Last updated on: 9/21/2015 | Author:

Ismail Haniya Biography

Hamas Party Leader, selected as Palestinian Prime Minister (disputed)
Pro to the question "Is a Two-State Solution (Israel and Palestine) an Acceptable Solution to the Israeli-Palestinian Conflict?"

“If Israel withdraws to the ’67 borders, then we will establish a peace in stages…Number one, we will establish a situation of stability and calm which will bring safety for our people -- what (Hamas founder) Sheikh (Ahmed) Yassin called a long-term hudna (truce)…If Israel declares that it will give the Palestinian people a state and give them back all their rights, then we are ready to recognise them.”

Ismail Haniya in the The Washington Post, Feb. 26, 2006

Theoretical Expertise Ranking:
Individuals with PhDs or equivalent advanced degrees in fields relevant to the Israeli-Palestinian conflict. Also top-level government officials (such as foreign leaders, US presidents, Founding Fathers, Supreme Court Justices, members of legislative bodies, cabinet members, military leaders, etc.) with positions relevant to Israeli-Palestinian conflict.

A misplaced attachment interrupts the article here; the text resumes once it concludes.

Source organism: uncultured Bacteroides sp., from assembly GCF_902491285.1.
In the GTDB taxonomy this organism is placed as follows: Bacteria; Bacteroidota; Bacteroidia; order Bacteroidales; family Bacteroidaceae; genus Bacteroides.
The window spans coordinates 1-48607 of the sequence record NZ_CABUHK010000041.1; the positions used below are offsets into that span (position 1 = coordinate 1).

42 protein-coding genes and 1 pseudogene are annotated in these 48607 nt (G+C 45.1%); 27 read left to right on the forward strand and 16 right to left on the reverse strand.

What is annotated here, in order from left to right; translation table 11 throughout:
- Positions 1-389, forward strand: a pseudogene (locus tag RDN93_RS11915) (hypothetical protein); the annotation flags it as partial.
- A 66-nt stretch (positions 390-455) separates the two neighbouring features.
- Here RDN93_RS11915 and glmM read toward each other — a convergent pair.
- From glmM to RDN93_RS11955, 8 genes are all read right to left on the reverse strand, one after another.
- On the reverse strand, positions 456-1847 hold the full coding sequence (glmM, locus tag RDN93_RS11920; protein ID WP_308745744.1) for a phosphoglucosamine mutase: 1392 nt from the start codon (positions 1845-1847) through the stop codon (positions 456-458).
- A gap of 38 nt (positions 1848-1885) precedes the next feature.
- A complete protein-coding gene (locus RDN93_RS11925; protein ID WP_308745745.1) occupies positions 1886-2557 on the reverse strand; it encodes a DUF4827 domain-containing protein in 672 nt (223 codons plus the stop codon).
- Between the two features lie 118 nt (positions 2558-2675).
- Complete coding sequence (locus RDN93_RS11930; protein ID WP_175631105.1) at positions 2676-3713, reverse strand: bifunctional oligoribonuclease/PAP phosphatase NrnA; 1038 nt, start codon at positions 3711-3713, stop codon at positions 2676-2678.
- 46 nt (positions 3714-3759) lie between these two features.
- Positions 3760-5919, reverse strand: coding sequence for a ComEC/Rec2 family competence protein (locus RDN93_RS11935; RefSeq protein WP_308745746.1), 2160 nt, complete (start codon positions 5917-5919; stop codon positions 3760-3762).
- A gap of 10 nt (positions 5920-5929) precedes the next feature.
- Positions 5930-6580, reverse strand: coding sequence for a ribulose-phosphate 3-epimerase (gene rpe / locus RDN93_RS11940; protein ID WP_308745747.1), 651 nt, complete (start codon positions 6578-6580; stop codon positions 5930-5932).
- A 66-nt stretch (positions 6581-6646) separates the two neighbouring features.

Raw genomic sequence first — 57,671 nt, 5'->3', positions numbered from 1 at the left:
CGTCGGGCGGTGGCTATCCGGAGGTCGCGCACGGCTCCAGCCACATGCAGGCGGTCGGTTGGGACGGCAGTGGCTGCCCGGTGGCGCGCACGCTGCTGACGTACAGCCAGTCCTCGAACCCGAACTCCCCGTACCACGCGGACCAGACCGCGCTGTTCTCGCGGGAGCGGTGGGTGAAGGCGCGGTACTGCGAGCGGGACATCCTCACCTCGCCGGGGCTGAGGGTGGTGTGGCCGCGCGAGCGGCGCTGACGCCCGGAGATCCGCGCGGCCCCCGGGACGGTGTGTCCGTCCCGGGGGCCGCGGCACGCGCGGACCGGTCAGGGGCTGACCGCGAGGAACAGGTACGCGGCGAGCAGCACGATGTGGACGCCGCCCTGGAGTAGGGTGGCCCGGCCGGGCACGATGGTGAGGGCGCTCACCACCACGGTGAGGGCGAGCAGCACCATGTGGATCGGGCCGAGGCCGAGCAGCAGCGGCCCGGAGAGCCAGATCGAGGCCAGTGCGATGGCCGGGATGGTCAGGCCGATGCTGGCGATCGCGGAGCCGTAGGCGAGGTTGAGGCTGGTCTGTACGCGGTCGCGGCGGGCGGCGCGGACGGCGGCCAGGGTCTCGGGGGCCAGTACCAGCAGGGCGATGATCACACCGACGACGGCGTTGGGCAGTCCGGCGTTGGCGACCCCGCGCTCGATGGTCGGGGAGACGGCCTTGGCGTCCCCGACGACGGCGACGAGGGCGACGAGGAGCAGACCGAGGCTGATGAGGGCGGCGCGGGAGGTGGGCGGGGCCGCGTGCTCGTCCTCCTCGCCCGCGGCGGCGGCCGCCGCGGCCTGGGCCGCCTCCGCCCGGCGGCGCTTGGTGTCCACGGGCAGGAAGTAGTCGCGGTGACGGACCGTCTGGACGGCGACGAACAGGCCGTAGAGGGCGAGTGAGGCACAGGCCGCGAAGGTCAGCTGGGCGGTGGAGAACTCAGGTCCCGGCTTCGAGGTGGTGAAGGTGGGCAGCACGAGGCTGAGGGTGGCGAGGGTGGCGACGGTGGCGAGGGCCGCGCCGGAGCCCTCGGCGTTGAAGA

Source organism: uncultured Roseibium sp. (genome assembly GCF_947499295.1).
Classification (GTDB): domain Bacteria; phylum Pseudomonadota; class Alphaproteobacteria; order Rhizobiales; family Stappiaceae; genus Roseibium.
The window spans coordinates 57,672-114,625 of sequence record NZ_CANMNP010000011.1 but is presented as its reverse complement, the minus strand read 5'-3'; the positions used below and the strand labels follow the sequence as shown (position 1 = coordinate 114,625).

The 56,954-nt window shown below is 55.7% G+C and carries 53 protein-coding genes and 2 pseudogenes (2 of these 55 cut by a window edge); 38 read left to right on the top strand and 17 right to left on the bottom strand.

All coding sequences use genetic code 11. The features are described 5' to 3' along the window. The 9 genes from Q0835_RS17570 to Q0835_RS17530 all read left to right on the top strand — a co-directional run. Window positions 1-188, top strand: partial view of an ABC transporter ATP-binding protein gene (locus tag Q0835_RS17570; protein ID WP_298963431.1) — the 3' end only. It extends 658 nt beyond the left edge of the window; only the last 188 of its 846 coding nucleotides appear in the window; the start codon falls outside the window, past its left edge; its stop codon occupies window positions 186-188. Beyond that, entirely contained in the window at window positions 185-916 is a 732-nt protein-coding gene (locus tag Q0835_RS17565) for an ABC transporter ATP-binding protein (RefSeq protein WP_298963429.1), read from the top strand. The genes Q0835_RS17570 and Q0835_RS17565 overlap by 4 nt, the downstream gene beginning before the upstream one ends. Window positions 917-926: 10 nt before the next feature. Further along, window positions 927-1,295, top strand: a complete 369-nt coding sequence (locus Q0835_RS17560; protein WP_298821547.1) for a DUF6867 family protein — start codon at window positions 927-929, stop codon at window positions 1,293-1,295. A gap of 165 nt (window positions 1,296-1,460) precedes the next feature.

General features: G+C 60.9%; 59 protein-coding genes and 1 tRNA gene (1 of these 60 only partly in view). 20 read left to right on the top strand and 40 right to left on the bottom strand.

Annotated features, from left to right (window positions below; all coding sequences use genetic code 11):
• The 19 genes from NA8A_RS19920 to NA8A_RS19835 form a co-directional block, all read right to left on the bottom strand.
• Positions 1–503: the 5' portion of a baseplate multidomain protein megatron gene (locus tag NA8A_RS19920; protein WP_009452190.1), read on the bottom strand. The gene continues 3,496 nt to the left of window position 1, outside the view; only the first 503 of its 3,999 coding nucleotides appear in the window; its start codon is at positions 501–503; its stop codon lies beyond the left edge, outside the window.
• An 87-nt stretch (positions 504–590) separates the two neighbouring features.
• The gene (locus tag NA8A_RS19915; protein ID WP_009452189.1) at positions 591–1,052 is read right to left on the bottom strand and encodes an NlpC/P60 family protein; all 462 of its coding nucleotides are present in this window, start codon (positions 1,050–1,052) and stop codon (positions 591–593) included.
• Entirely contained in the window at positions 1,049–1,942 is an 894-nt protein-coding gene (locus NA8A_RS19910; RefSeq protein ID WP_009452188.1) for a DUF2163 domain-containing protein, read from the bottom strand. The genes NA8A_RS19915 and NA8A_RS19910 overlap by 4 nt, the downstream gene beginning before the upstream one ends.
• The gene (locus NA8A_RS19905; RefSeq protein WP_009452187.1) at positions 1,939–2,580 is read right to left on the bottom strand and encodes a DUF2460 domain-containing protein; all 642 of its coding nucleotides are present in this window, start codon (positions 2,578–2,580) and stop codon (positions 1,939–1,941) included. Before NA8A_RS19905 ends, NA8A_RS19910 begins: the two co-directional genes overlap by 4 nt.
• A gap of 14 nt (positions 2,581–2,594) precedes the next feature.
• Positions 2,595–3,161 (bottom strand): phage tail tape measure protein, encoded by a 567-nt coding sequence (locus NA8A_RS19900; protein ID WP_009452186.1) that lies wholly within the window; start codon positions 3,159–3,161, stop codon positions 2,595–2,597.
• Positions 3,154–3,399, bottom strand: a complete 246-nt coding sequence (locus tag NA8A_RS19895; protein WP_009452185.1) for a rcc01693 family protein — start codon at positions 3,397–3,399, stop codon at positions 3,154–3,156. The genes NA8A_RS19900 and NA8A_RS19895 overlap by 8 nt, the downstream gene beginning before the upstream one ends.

Involvement and Affiliations:
  • Hamas government was disbanded by Palestinian Authority President Mahmoud Abbas after Hamas’s June 2006 violent takeover of Gaza
  • Hamas formally nominates Haniya for Palestinian Prime Minister after victory in the Palestinian Legislative Council, 2006
  • Nominated as Palestinian Prime Minister, Feb. 2006
  • Selected to head the Hamas party in the Palestinian elections, Dec. 2005
  • After Sheikh Yassin’s assasination, Haniya assumes a top leadership role in Hamas, 2004
  • Assistant to Sheikh Ahmad Yassin (Hamas’ spiritual leader), 1997
  • Appointed Dean of the Islamic University, 1993
  • Deported to southern Lebanon along with 400 other Hamas activists, 1992
  • Jailed by Israeli government for role in the first intifada (uprising), 1989-1992
  • Joined the Islamic Student Bloc (precursor to Hamas) at the Islamic University of Gaza, 1983
  • BA, Arabic Literature, Islamic University of Gaza, 1987
  • None found
Quoted in:
  1. Is a Two-State Solution (Israel and Palestine) an Acceptable Solution to the Israeli-Palestinian Conflict?